When multidisciplinary artist Mary Morrison isn't at Disney World setting up a new installation at 3AM, you can catch her either writing or designing in her very little spare time. She took a break from her busy schedule to talk to us about her creative process and what it takes to bring the magic of Disney to life.
Q: How would you describe your creative process?
Mary: My creative process varies wildly from project to project, depending on a lot of things like budget, scale, who I'm working with, etc. What has worked best for me in the past is following my creative whims as quickly as I can before the self doubt sets in. It's a little harried, but because I don't have that much time for personal projects, I try to say "yes" to them with what little free time I have. I try to get others involved in the process, too, when my idea feels half-baked and still needs a lot of work to become fully formed. I am motivated more when I involve others, so I can't back out of a project so easily.
You've worked on a number of live productions, from theatre in college and now at Disney. How would you say art on the stage compares to other art forms?
Live production has an energy that I haven't found in any other art form. A play isn't finished at the final dress rehearsal, its only complete when an audience sees it. The performers feed off the crowd's energy, and that relationship creates something totally unique. Each show, no matter how many times it is performed, is an individual work within itself. So, unlike other art forms, the artists don't have complete control over their work; they share that control with the observers.
Are there interesting or surprising stories behind some of your work?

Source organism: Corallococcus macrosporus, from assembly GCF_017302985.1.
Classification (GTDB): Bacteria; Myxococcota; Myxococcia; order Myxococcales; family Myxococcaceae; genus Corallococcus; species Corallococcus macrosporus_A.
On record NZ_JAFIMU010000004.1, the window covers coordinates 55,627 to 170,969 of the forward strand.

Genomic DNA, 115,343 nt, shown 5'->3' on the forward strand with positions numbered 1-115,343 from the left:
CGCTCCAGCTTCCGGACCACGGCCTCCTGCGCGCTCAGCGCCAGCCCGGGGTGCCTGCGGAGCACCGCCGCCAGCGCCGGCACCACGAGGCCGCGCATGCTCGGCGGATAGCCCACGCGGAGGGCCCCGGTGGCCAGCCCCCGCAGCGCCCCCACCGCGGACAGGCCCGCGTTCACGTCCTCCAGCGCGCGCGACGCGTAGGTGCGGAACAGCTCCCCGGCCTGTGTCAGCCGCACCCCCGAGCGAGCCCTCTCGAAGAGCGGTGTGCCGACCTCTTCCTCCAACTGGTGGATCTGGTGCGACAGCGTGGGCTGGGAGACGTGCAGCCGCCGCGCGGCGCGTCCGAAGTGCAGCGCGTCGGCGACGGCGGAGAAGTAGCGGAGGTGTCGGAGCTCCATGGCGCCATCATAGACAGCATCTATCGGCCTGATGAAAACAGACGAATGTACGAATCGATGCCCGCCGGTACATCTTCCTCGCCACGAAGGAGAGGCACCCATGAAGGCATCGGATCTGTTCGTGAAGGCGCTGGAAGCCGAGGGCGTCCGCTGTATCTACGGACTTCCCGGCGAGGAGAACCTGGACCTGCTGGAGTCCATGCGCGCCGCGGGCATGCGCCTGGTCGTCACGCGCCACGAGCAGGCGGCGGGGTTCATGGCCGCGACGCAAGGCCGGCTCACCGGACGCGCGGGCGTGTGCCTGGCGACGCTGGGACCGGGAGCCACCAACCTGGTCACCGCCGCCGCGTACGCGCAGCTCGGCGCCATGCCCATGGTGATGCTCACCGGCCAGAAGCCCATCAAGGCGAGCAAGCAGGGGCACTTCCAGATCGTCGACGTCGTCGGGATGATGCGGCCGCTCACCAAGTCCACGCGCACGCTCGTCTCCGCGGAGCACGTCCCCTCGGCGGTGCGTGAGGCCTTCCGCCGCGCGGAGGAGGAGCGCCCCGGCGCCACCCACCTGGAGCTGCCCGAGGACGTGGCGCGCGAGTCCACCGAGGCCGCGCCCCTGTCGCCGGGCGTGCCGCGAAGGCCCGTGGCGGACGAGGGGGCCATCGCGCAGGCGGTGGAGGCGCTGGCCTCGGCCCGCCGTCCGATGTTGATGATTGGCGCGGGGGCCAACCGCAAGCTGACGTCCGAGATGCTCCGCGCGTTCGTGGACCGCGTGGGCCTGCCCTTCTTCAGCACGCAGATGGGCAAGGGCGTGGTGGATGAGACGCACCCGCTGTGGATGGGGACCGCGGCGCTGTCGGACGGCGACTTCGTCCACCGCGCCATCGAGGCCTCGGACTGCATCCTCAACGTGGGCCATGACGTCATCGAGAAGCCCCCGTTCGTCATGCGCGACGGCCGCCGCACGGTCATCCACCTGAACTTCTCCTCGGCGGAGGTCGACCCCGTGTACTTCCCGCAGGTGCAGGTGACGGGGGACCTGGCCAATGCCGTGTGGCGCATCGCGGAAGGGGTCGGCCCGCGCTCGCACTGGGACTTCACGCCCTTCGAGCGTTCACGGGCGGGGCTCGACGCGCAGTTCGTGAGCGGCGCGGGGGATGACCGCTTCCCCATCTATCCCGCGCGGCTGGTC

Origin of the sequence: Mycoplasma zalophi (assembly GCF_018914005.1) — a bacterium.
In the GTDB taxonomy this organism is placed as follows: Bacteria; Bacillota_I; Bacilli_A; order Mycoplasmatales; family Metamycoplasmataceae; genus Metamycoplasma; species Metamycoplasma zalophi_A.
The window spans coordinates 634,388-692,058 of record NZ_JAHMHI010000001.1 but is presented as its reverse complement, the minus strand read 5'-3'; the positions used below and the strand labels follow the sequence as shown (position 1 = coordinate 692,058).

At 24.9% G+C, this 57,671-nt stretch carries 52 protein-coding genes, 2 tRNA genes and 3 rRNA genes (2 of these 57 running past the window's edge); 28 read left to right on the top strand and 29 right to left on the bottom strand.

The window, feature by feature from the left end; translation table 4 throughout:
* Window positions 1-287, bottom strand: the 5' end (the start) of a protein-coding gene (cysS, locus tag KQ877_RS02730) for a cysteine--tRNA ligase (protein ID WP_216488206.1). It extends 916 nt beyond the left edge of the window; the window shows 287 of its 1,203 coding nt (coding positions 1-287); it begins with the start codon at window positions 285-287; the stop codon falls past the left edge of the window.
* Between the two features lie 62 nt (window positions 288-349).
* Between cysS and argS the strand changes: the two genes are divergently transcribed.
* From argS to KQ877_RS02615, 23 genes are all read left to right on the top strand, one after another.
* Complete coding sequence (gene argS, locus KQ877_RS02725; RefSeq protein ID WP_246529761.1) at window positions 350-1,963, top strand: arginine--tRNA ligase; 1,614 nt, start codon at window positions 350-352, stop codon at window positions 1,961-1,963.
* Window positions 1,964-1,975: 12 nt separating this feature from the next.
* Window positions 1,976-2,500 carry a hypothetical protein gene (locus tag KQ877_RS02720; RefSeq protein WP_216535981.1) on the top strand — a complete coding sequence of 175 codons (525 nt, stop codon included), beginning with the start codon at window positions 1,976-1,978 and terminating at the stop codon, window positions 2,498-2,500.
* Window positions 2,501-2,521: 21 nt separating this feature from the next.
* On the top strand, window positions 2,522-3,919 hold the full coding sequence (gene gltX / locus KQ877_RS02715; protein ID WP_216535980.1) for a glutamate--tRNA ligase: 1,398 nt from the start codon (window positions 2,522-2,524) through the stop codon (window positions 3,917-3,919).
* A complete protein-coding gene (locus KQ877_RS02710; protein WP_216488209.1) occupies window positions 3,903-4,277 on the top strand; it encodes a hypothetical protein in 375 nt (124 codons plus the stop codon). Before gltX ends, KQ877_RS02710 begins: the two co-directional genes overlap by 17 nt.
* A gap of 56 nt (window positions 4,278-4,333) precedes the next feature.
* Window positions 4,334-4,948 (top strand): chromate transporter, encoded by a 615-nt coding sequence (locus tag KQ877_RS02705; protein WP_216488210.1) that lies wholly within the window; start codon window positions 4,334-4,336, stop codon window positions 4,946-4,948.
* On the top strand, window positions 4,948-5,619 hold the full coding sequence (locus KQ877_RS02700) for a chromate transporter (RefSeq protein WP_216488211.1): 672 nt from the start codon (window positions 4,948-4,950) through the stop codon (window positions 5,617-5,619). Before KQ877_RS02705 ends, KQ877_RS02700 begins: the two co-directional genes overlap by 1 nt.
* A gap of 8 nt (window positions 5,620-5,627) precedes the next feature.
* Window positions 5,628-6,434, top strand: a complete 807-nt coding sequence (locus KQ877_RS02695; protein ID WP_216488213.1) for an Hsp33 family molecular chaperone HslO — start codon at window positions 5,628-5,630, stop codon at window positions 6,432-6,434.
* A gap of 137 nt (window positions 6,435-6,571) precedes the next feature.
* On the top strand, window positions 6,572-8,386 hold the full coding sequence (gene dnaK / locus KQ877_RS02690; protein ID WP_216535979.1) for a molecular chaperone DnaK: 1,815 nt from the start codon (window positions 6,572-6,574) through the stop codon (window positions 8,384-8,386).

The story that sticks out to me the most is from the installation of "Star Wars: A Galactic Spectacular" at Disney World in the summer of 2016. Because the parks are open seven days a week, any new work has to be completed during late nights; I was basically nocturnal that whole summer. To top it all off, it was a really terrible summer in central Florida. Within one week in June, a child was eaten by an alligator at a Disney hotel, Youtube and Voice star Christina Grimmie was shot in Orlando, and of course, the then largest mass shooting in U.S. history happened at Pulse. I would drive home as the sun was rising, sobbing the entire way home. I remember hugging the friends I feared I would never see again, feeling so lucky that they were still alive. I remember waking up in the afternoon and having to call my family to let them know I was okay.
Yet the good memories also stick out. No one believes me when I tell them that around 3AM, the entire park at Disney smells like cookies. I would be exhausted, fighting tree limbs, as I tried to hang string lights in them, and then all of a sudden, the world would feel so much better because it was "cookie time." Other good memories include taking a 65-foot boom lift as far up as it could possibly go to catch the first glimpse of the sun rise with my lift partner. I was so physically and emotionally exhausted by that install, but I am also so incredibly proud of the final product.
Any upcoming projects you're especially excited about?
Unfortunately, I can't talk publicly about any of the Disney projects I'm involved in currently. Personally, I'm trying to get back into creating for myself first. I feel like I'm still rebounding from college, when I was overstretched, creating on someone else's schedule. Now, if I want to write, I write. If I want to draw, I draw. It's nice to rediscover the joy of creating, instead of the anxieties that come with academics.
And we have to ask, if you could produce any piece of creative work without any limitations, what would it be and why?
I would love to write a play, then design scenic and lighting for its production. I love creative writing because I get to create my own little world, but theatrical design requires the tangible realization of that world. I would create the play's world from scratch by both writing and designing it. It would be like playing God.
That sounds epic, Mary! We would love to see that production one day. ◆
You can find more of Mary's work on her website.